This is the documentation for PyVO, an affiliated package for the astropy package.
PyVO lets you find and retrieve astronomical data available from archives that support standard IVOA virtual observatory service protocols.
Table Access Protocol (TAP) – accessing source catalogs using sql-ish queries.
Simple Image Access (SIA) – finding images in an archive.
Simple Spectral Access (SSA) – finding spectra in an archive.
Simple Cone Search (SCS) – for positional searching a source catalog or an observation log.
Simple Line Access (SLAP) – finding data about spectral lines, including their rest frequencies.
If you need to access data which is not available via the Virtual Observatory standards, try the astropy affiliated package astroquery (and, of course, ask the data providers to do the right thing and use the proper standards for their publication).
PyVO is installable via pip.
pip install pyvo
git clone http://github.com/pyvirtobs/pyvo cd pyvo python setup.py install
With numpy below version 1.14.0 there are some regression with float representations.
See https://docs.scipy.org/doc/numpy/release.html for details.
Most of the interesting functionality of pyVO is through the various data access service interfaces (SCS for catalogs, SIA for images, SSAP for spectra, TAP for tables). All of these behave in a similar way.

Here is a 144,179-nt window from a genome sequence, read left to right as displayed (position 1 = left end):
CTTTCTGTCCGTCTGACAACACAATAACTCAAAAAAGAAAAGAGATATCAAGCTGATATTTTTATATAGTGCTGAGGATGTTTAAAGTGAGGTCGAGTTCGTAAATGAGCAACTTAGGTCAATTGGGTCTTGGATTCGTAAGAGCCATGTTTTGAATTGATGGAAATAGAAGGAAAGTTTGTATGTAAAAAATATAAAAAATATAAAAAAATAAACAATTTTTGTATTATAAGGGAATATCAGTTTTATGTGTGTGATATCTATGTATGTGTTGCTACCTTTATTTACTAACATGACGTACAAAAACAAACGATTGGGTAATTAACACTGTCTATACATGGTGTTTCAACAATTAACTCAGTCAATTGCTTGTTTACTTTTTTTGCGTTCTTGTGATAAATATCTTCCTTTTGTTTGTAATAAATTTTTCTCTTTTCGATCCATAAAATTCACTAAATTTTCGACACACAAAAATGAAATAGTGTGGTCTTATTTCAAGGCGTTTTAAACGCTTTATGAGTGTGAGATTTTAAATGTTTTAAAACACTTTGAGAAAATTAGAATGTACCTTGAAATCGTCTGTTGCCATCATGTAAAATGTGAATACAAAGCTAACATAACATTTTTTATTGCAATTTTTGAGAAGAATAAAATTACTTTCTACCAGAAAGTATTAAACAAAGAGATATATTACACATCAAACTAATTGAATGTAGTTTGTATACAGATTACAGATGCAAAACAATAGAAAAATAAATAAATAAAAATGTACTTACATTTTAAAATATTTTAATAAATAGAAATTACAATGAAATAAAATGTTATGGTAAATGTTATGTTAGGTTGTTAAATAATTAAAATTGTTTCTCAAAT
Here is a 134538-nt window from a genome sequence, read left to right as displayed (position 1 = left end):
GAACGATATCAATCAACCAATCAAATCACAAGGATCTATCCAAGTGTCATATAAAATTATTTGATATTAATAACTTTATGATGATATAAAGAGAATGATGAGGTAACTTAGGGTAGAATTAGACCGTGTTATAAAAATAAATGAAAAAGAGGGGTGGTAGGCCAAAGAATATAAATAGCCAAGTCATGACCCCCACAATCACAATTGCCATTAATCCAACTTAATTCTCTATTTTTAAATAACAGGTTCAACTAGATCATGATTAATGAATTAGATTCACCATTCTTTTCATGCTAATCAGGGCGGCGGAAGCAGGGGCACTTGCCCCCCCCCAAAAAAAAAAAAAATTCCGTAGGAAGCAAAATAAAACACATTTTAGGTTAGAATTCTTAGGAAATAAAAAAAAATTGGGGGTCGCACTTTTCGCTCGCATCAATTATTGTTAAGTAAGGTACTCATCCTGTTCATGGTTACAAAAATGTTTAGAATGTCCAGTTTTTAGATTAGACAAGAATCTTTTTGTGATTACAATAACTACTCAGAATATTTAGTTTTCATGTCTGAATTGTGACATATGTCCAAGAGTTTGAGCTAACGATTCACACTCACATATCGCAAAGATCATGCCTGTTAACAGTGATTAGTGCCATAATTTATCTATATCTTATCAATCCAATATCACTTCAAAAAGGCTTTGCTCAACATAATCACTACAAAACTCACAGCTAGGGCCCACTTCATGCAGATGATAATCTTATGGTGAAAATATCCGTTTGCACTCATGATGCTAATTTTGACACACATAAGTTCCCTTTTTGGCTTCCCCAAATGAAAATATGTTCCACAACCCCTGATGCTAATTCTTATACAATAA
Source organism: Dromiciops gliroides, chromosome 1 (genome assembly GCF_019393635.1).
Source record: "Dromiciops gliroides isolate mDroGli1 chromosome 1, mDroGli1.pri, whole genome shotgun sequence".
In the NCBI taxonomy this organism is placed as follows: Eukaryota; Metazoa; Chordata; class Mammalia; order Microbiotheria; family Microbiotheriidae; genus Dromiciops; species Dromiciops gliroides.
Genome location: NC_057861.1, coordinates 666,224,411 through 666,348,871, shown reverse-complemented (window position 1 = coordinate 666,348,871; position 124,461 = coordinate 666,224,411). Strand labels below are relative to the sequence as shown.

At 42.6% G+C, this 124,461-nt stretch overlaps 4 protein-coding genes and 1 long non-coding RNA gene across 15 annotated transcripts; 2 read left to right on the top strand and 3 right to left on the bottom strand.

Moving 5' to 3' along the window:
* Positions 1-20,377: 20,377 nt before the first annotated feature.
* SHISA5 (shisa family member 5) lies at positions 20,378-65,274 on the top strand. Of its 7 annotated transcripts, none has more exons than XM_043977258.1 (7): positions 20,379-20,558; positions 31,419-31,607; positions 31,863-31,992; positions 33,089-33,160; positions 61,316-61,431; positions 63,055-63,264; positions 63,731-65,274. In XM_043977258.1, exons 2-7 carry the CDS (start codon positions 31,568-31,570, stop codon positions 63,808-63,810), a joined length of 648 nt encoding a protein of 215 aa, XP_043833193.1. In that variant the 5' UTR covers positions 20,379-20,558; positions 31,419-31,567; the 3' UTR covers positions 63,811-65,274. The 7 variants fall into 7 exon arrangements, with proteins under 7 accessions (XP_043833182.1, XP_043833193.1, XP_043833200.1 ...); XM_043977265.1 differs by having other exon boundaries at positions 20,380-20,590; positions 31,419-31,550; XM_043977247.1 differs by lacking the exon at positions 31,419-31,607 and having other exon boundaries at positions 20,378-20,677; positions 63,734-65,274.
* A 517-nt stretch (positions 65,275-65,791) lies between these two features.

First, there is a class describing a specific type of service:
>>> import pyvo as vo >>> service = vo.dal.TAPService("http://dc.g-vo.org/tap")
Once you have a service object, you can run queries with parameters specific to the service type. In this example, a database query is enough:
>>> resultset = service.search("SELECT TOP 1 * FROM ivoa.obscore") <Table masked=True length=1> dataproduct_type dataproduct_subtype calib_level ... s_pixel_scale em_ucd ... arcs object object int16 ... float64 object ---------------- ------------------- ----------- ... ------------- ------ image 1 ... --
What is returned by the search method is a to get a resultset object, which esseintially works like a numpy record array. It can be processed either by columns:
>>> row = resultset >>> column = resultset["dataproduct_type"]
or by rows.
>>> for row in resultset: >>> calib_level = row["calib_level"]
For more details on how to use data access services see Data Access (pyvo.dal)
PyVO also contains a component that lets your programs interrogate the IVOA Registry in a simple way. For instance, to iterate over all TAP services supporting the obscore data model (which lets people publish observational datasets through TAP tables), you can write:
>>> for service in vo.regsearch(datamodel="obscore"): ... print(service)